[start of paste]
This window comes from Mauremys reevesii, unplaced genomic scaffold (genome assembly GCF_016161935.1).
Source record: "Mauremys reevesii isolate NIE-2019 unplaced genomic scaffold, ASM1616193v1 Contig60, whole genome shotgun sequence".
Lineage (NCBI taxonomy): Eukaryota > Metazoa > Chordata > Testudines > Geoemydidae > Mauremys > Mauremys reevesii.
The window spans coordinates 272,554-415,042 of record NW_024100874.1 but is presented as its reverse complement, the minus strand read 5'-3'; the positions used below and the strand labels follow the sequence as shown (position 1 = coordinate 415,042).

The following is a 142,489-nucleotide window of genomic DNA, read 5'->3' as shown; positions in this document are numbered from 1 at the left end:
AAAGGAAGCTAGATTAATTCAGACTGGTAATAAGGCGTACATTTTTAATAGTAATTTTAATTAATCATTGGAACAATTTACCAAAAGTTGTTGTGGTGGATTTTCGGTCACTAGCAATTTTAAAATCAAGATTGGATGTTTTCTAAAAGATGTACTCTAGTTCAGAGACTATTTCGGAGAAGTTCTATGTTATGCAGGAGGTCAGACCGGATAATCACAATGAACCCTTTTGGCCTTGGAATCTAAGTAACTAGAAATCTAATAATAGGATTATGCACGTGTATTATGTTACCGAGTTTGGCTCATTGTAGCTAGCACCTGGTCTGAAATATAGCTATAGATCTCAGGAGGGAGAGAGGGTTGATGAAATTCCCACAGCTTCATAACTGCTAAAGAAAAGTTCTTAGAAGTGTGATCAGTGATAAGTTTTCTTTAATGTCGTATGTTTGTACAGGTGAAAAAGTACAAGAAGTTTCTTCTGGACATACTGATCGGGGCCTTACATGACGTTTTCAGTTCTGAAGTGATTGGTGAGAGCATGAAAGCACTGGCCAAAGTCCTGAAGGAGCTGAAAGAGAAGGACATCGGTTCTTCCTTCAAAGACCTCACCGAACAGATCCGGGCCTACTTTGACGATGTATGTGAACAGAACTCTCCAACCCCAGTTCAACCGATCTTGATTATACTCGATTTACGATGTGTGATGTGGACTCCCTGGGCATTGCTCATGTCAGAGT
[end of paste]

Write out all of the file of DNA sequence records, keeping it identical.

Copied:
This window comes from Mauremys reevesii, unplaced genomic scaffold (genome assembly GCF_016161935.1).
Source record: "Mauremys reevesii isolate NIE-2019 unplaced genomic scaffold, ASM1616193v1 Contig60, whole genome shotgun sequence".
Lineage (NCBI taxonomy): Eukaryota > Metazoa > Chordata > Testudines > Geoemydidae > Mauremys > Mauremys reevesii.
The window spans coordinates 272,554-415,042 of record NW_024100874.1 but is presented as its reverse complement, the minus strand read 5'-3'; the positions used below and the strand labels follow the sequence as shown (position 1 = coordinate 415,042).

The following is a 142,489-nucleotide window of genomic DNA, read 5'->3' as shown; positions in this document are numbered from 1 at the left end:
AAAGGAAGCTAGATTAATTCAGACTGGTAATAAGGCGTACATTTTTAATAGTAATTTTAATTAATCATTGGAACAATTTACCAAAAGTTGTTGTGGTGGATTTTCGGTCACTAGCAATTTTAAAATCAAGATTGGATGTTTTCTAAAAGATGTACTCTAGTTCAGAGACTATTTCGGAGAAGTTCTATGTTATGCAGGAGGTCAGACCGGATAATCACAATGAACCCTTTTGGCCTTGGAATCTAAGTAACTAGAAATCTAATAATAGGATTATGCACGTGTATTATGTTACCGAGTTTGGCTCATTGTAGCTAGCACCTGGTCTGAAATATAGCTATAGATCTCAGGAGGGAGAGAGGGTTGATGAAATTCCCACAGCTTCATAACTGCTAAAGAAAAGTTCTTAGAAGTGTGATCAGTGATAAGTTTTCTTTAATGTCGTATGTTTGTACAGGTGAAAAAGTACAAGAAGTTTCTTCTGGACATACTGATCGGGGCCTTACATGACGTTTTCAGTTCTGAAGTGATTGGTGAGAGCATGAAAGCACTGGCCAAAGTCCTGAAGGAGCTGAAAGAGAAGGACATCGGTTCTTCCTTCAAAGACCTCACCGAACAGATCCGGGCCTACTTTGACGATGTATGTGAACAGAACTCTCCAACCCCAGTTCAACCGATCTTGATTATACTCGATTTACGATGTGTGATGTGGACTCCCTGGGCATTGCTCATGTCAGAGT